By Adam Macdonald
A true great who gave such a service to the sport, and someone that will always be remembered, not least for his blistering speed, but also his personality off the track. Of course, it is none other than Ayrton Senna, now 19 years on.
|Grand Prix Entries||162|
|Grand Prix Wins||41|
Ayrton Senna da Silva was born into a wealthy family in São Paulo on 21st March 1960. He was the middle child of three, had a highly athletic upbringing and excelled in gymnastics. He first reportedly took an interest in motor racing at the tender age of 4. At the age of 7 he learned how to drive; taking a Jeep around the family farm.
His first kart was a 1 HP go-kart which was built by his father using an old lawnmower engine. He entered his first competition at 13, and it is from here his racing spirit was born. Senna won the South American Kart Championship in 1977, and competed in the Karting World Championship from 1978-82. During which time he finished runner-up in 1979 and 1980.
What might have been…?
1981 was a pivotal year in the life of Senna, as he first moved to England at this time. He won the RAC and Townsend-Thoreson Formula Ford 1600 Championships, in his first single-seater. Initially, Senna was pressured to take up a role in the family business, as he returned to Brazil. However, the offer of £10,000 to race for the Formula Ford 2000 team made him return to England. How different life could have been for Senna.
He went on to win the British and European Formula Ford 2000 Championships. The following year, 1983, Senna drove in the British Formula Three Championships. He won the title in the final race, after an extremely close battle with Martin Brundle. This win, coupled with that at the inaugural Macau Formula 3 Grand Prix, propelled him closer to the forefront of the motoring world.
Onto the grandest stage of all
Signing for Toleman was, more an act of desperation to drive than anything else, but turned out to be a great move. Peter Warr, at Lotus, had wanted to replace Nigel Mansell with Senna, but was not able to do so due to sponsors, Imperial Tobacco, wanting a British driver (now where else have we seen this?).
The first steps in a gloriously decorated career, was scoring his first World Championship point, in South Africa, at only his second race. The Monaco GP of that year he gained his first ever podium. He had in fact passed Alain Prost for the lead, but due to technicalities in the way the race was stopped (due to adverse weather conditions), Prost was awarded the win. He had been catching Prost at a staggering 4 seconds per lap!
The rest, as they say, is history
Commenting on how brilliant he was almost seems pointless. The tributes to him are close to endless. A Google search alone returns 13, 200,000 results. For this reason I have decided to merely include a link to his tribute page, on the official Formula One page.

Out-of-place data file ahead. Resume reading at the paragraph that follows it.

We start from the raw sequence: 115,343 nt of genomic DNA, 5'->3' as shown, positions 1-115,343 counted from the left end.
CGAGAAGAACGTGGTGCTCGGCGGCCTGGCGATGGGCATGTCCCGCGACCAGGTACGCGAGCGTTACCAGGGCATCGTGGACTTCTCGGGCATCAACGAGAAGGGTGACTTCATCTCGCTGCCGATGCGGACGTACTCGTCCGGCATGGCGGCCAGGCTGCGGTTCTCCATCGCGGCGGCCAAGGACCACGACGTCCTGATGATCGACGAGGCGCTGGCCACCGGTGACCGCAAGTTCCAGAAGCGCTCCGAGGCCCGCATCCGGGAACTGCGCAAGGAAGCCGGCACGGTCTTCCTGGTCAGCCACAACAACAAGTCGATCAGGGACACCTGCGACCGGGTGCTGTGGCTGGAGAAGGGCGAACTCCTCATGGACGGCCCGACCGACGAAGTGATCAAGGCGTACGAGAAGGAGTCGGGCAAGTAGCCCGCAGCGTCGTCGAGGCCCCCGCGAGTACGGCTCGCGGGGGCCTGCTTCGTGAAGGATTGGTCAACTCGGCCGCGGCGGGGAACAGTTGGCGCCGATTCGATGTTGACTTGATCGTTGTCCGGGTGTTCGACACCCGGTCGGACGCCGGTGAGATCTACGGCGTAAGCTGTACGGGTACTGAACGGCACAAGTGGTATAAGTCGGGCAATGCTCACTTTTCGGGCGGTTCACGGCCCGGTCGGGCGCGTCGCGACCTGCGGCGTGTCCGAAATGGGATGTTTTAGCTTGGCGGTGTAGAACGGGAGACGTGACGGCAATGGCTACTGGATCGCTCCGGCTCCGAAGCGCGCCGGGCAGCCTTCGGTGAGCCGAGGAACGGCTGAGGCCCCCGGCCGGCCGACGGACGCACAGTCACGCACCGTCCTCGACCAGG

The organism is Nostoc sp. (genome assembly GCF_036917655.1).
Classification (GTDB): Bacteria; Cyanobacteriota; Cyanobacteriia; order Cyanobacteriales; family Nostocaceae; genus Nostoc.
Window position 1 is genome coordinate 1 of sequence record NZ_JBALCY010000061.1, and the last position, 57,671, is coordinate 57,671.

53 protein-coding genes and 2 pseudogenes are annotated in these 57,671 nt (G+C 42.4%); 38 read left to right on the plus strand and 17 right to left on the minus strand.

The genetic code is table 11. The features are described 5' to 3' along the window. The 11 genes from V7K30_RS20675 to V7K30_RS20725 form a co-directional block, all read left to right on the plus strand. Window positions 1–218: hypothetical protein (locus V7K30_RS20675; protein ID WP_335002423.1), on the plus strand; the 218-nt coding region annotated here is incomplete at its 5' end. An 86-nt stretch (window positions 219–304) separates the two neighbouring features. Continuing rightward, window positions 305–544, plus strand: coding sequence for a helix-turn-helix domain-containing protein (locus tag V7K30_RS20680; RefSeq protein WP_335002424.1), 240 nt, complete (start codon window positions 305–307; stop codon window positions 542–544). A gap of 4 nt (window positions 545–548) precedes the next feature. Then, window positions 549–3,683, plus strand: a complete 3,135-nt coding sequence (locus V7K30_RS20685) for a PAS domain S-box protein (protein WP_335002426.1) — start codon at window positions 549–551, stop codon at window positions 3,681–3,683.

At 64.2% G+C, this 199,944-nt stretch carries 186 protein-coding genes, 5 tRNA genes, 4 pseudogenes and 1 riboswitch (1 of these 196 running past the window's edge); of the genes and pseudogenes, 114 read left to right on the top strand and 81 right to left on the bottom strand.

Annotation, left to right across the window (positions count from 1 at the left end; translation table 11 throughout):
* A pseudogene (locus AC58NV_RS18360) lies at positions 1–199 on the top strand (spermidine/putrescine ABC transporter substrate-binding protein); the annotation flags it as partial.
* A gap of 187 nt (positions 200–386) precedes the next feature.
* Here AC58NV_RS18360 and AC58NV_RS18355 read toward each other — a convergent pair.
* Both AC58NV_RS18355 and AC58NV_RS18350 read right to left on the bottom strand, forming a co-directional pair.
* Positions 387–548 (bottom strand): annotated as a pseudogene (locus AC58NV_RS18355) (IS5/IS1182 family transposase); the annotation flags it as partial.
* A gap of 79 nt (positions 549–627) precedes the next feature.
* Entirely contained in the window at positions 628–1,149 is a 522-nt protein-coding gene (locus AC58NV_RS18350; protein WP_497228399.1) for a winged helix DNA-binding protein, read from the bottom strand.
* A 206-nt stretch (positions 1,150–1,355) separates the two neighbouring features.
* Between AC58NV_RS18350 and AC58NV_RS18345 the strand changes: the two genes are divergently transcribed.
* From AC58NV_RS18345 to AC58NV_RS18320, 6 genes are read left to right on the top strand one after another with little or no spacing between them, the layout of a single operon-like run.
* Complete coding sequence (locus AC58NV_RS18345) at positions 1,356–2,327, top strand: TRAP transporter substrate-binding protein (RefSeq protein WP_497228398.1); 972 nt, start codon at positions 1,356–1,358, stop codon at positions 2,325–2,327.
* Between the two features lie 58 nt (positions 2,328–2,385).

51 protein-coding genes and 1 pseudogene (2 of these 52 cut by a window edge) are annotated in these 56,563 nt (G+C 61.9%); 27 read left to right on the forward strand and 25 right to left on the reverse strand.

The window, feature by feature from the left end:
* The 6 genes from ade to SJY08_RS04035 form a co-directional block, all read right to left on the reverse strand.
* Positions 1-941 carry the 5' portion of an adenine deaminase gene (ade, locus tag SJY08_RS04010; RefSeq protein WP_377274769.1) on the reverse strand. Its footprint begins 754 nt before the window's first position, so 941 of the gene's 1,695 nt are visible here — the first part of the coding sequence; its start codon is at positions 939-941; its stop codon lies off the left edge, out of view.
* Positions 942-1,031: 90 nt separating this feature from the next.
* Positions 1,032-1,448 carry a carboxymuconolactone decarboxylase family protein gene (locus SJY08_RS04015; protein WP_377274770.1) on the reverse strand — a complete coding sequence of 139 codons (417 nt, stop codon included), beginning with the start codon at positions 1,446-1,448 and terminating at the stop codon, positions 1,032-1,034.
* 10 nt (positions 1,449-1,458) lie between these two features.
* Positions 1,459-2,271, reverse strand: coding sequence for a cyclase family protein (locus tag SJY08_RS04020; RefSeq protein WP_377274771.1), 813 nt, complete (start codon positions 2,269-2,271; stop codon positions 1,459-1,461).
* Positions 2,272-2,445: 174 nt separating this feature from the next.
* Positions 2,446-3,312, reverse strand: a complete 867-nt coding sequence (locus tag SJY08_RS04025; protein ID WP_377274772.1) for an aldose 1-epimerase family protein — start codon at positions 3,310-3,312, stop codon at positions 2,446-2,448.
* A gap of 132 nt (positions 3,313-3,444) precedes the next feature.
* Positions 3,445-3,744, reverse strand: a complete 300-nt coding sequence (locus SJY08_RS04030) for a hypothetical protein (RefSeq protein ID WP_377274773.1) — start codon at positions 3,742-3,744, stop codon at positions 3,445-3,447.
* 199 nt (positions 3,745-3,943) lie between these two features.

1988, 1990 and 1991 were the years he won the WDC. His last race win coming at the Australian GP of 1993.
An (un)timely end
The fall from grace of a champion is never nice to watch at the best of times. This is not something Senna was afforded the chance of, due to his death at Imola 1994. That fateful day will be remembered by so many, for so many different reasons. Schumacher fell from grace after his return to the sport in 2010, adding further weight to the argument of going out on a high.
It is being robbed of this duel between those two personalities that was such a big loss for Formula One fans. We can only hypothesise how the season would have panned out, were it not for that tragic incident. There are even some who say that he is remembered in his god like stature, due to dying behind the wheel.
1st May 1994 was a bad day for motorsport as a whole. Senna had complained about the handling of his FW16 previously that weekend. Professor Sid Watkins (F1 doctor and good friend of Senna’s) had told him to ‘stop racing and go fishing’, to which Senna told him he could not stop racing. As Senna left the track at the high-speed Tamburello corner, on lap 7, a hero was lost, but the legend lives on.
A true mark of respect
How a man (or woman) is remembered by his peers has to be the ultimate test. For this, the most prominent showing of emotion has to be bringing a grown man, and a multiple World Champion, to tears. In the interview below, even the great Michael Schumacher cannot contain how he feels after winning in Italy, in a Ferrari – surely one of the best feelings there can be for an F1 driver.
Another poignant time, was when a question was posed to Fernando Alonso after winning his second WDC, in 2006. He was asked, “When will you be satisfied?”
Alonso paused, and responded that when he had 3 titles he would be happy then.
When asked why 3, he replied, “Because that’s what Senna achieved.”
That in itself says it all.
Fearless and proud
Martin Luther King Jr. famously said ‘A man who won’t die for something is not fit to live.’ Senna did just that. One of the most fitting tributes I can think of, is his personality. Even after the death of Ratzenberger (the day before his own), he was fearless, continuing to race. An Austrian flag was found in his cockpit; which he had intended to raise in honour of the Austrian at the end of the race.
Ayrton died doing what he loved and will always be remembered for that; there are not many better ways to bow out.